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Meet The Kirbys

Taken From On the Right Track, Ocala Style Magazine, April 30, 2014
By Cynthia McFarland


From abandoned train to agri-tourism destination, the Kirby Family Farm is proving itself to be a worthwhile daytrip.

It took almost three decades, but Daryl Kirby finally got his train.

That’s right, a train. Not a toy train but an actual 100-plus-year-old steam engine that once chugged along the rails of the Wild West. And what’s more… he wants to share that dream-come-true train with the rest of the world.

The train might have been the inspiration that sparked the dream behind Kirby Family Farm, owned by Daryl and his wife, Tracy, but it’s only a part of this remarkable story. To learn the rest of the tale, we need to back up a few years.

Daryl, 44, was born in Lakeland but spent as much time as possible with his grandfather, Lincoln Phillips, on his farm in Seffner. An engineer, Phillips was delighted to share his love of all things train-related with his grandson, and Daryl was eager to learn. Some of his favorite childhood memories involve playing in the “bone yard” of old train parts when granddad would take him along to the rail yard.

Nicknamed “Peppy” (for “perpetual motion”), Daryl spent countless hours creating an imaginary world in the backyard where he played with his Matchbox cars and trucks, escaping a far-from-perfect home environment.

Tracy, 36, grew up in the Williston area where her family has a long history. Although she came from a happy, intact home, at a family reunion she once discovered that a distant relative had the dubious distinction of being the last person hung for his crimes in Levy County. Apparently, every family has a few outlaws and rebels.

Tracy went on to marry and have two sons, while Daryl married and had three daughters, but the marriages ended in divorce. The two later met when Tracy rented videos from the store Daryl owned in Williston. The couple married in 2003, blending their families and five children, who currently range in age from 13 to 21; they also have one granddaughter.

After marrying, Tracy finished her teaching degree and taught at Williston Elementary School from 2007 to 2013. She loved teaching but quickly realized that many of her students were hungry to learn more “important stuff” than academics, the life lessons that a public school teacher couldn’t really touch on. She began to wonder if there was a way to offer programs outside of the school setting that would meet those children’s needs. The couple started searching for property where they could create a Disney-like educational farm for children and families, a giant version of the imaginary backyard playground Daryl escaped to as a young boy.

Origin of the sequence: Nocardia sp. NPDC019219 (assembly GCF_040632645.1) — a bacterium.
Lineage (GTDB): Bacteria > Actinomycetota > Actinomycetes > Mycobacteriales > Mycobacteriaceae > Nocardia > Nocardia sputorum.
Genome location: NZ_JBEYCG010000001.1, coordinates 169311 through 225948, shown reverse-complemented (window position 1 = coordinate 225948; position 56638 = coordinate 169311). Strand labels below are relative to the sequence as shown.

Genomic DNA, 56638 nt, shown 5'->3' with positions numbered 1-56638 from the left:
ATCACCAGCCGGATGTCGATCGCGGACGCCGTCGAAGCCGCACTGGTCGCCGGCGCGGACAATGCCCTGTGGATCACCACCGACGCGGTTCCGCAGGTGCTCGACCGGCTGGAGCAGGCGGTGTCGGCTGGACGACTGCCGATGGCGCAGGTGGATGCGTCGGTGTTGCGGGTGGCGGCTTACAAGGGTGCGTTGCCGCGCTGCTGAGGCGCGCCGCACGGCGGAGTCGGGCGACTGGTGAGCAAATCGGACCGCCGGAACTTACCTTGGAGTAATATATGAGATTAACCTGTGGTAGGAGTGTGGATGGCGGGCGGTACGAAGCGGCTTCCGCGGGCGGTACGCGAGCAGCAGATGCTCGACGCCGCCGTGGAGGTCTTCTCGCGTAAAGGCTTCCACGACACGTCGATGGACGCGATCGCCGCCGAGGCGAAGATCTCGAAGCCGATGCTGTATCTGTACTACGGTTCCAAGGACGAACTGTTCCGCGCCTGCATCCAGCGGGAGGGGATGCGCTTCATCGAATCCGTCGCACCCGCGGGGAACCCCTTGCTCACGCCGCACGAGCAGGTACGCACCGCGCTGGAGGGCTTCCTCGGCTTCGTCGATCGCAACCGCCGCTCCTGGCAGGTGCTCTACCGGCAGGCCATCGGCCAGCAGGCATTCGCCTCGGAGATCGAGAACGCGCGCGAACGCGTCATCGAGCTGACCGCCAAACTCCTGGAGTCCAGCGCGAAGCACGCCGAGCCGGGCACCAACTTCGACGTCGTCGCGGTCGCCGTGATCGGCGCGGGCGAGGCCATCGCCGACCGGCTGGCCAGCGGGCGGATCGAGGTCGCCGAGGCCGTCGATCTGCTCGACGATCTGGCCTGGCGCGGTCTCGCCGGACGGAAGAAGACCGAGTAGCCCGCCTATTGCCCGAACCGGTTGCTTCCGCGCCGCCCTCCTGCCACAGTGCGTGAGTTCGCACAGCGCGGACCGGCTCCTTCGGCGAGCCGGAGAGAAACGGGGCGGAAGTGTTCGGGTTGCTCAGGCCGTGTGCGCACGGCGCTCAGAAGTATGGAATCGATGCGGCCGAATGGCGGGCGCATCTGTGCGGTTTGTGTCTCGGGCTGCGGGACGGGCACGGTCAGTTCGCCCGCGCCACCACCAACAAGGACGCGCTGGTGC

Daryl shared Tracy’s passion for helping children, but he’d never gotten over his fascination with trains and the desire to have one of his own. Neither of them knew they were about to combine both dreams into one amazing reality, which would take an enormous amount of faith.

“When I was a kid, Six Gun Territory (the former attraction in Silver Springs), was auctioning off its equipment,” Daryl recalls. “I’d saved up $500 and wanted to go to the auction in hopes of buying one of their trains, but my mom wouldn’t let me go.”

It took 30 years, but Daryl finally found his train.























#19 Comes Home

Getting the train to the property was a feat in itself, and it all came about with the help of volunteers. Everyone involved—from the 120-ton crane operator to the police escort—volunteered their services, including a man who happened to be a master diesel mechanic and wanted to help Daryl get the old engine running again.

“We’ve had a lot of volunteers help and couldn’t name them all, but Neal Frisbie poured his heart and soul into this dream. He spent more time then anyone making sure #19 was in tip-top shape,” Daryl relates.

“It was originally a steam engine but had been converted to diesel hydraulic when it was used at a theme park in the ‘70s. When I found it, squirrels were living in the engine, but in just under a year, we had it running.”